The Dangers of Binge Watching
It’s a Friday night and you are looking to relax, and you may not necessarily want to go out or even be with people. What shows do you need to catch up on? Your one friend has suggested you watch “Black Mirror,” and you are intrigued even if it sounds weird.
There is a new culture of binge watching, whether it is through Netflix, Hulu, or Amazon. Absorbing new shows over a few days or watching multiple episodes in one sitting. Some people do this to unwind and relax from a long day to watch a show, or have it playing in the background while multitasking and getting other things done.
Christina Steigerwalt, Class of 2021, a history major said, “Binge watching helps de-stress after a long day, but also can cause more stress if you do it too often,” said Christina Steigerwalt, a freshman history major.
However, as Steigerwalt suggests, there are many reasons for this present trend. Binge watching is just a new addiction that you may have to consider the next time you sit down and open Netflix on your phone, laptop, TV, or other electronic viewing device.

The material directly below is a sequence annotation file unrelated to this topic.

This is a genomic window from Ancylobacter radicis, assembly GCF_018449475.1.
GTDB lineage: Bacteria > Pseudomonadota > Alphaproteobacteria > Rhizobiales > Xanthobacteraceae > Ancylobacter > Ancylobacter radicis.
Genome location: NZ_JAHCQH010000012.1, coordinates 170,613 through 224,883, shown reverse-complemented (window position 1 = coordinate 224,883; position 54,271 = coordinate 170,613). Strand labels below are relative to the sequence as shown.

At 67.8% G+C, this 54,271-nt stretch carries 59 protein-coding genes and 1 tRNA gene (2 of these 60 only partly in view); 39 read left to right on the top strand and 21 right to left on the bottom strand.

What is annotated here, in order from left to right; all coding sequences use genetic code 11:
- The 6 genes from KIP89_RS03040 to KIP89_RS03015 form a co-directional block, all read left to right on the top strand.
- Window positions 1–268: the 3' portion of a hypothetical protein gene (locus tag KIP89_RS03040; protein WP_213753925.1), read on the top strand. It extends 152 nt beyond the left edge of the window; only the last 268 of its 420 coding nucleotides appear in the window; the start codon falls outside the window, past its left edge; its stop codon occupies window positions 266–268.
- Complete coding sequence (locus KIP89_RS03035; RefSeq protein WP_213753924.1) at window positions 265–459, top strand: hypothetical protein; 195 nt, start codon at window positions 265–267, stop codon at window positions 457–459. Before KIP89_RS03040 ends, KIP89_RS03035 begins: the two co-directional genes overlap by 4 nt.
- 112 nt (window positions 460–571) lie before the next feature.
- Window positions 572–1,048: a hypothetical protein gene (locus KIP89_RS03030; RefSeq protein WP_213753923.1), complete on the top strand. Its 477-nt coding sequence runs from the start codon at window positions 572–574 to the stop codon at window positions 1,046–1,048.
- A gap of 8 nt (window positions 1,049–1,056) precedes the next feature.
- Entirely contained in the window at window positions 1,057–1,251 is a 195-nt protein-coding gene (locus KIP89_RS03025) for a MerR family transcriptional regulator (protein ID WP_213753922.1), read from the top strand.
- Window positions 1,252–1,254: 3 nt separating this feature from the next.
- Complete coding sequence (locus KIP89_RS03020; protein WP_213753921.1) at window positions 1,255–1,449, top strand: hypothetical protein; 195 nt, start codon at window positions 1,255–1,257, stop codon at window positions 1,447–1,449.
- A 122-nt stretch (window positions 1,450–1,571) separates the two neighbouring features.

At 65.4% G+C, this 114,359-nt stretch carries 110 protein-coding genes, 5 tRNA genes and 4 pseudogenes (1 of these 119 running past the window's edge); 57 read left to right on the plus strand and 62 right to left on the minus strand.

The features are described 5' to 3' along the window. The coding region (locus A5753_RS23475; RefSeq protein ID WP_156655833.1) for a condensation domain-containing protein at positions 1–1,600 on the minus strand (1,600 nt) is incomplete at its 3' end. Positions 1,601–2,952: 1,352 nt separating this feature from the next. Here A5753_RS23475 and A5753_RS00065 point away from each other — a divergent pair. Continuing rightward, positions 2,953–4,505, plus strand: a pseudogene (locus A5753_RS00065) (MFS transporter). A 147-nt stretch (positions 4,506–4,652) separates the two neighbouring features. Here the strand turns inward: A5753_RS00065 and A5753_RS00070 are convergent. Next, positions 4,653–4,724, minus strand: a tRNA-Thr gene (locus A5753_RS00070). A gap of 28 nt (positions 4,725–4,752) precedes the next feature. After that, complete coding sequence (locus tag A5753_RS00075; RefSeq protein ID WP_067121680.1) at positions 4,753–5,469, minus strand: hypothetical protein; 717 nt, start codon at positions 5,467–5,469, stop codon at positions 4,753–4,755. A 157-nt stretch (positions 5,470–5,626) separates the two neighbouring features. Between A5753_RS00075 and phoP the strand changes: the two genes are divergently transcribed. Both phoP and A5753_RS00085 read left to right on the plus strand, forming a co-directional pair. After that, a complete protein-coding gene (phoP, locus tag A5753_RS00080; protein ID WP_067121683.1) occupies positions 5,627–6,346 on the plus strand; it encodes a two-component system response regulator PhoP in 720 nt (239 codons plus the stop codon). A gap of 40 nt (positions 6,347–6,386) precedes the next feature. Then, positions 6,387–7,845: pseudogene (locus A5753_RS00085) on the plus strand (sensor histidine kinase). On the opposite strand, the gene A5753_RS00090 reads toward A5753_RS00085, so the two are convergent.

“Downsides, I get nothing done While binge watching, there’s so many cliffhangers and interesting things going on I can’t resist watching the next episodes. By the time I look around, it’s after 1 am, and I’ve gotten nothing done,” said Parisa Bradshaw a sophomore undecided.
According to an article from Reader’s Digest, surveys have found that 2-6 episodes of a series watched in a single sitting is considered binge watching. Sitting for long periods of time also has the potential to increase chances of health issues, such as diabetes, heart disease and cancer, even if a person has the habits of exercising daily.
Taking mini breaks in between watching episodes, for physical activity or just getting up to walk around would be much.
There is, of course, a danger of being too obsessed with binge watching shows and becoming addicted. Jonathan Fader, PhD, and a clinical psychologist, cofounder of the Union Square Practice in New York City says that, “Addiction involves doing an activity more than you had planned. For example, if you intend to watch three episodes of a show and end up watching six, it could be a sign that you’re overdoing it.” He advises to take breaks between episodes, to take a breath between binge watching sessions.
Fader also suggests that watching with friends, rather than binge watching alone, is more beneficial.
“Sometimes you just need a binge watching day. Everyone needs a day like that every so often, even though it rarely happens to me anymore,” said freshman Danielle Krispin.
There may be dangers to binge watching to keep in mind, but you can always get by with a little help from your friends.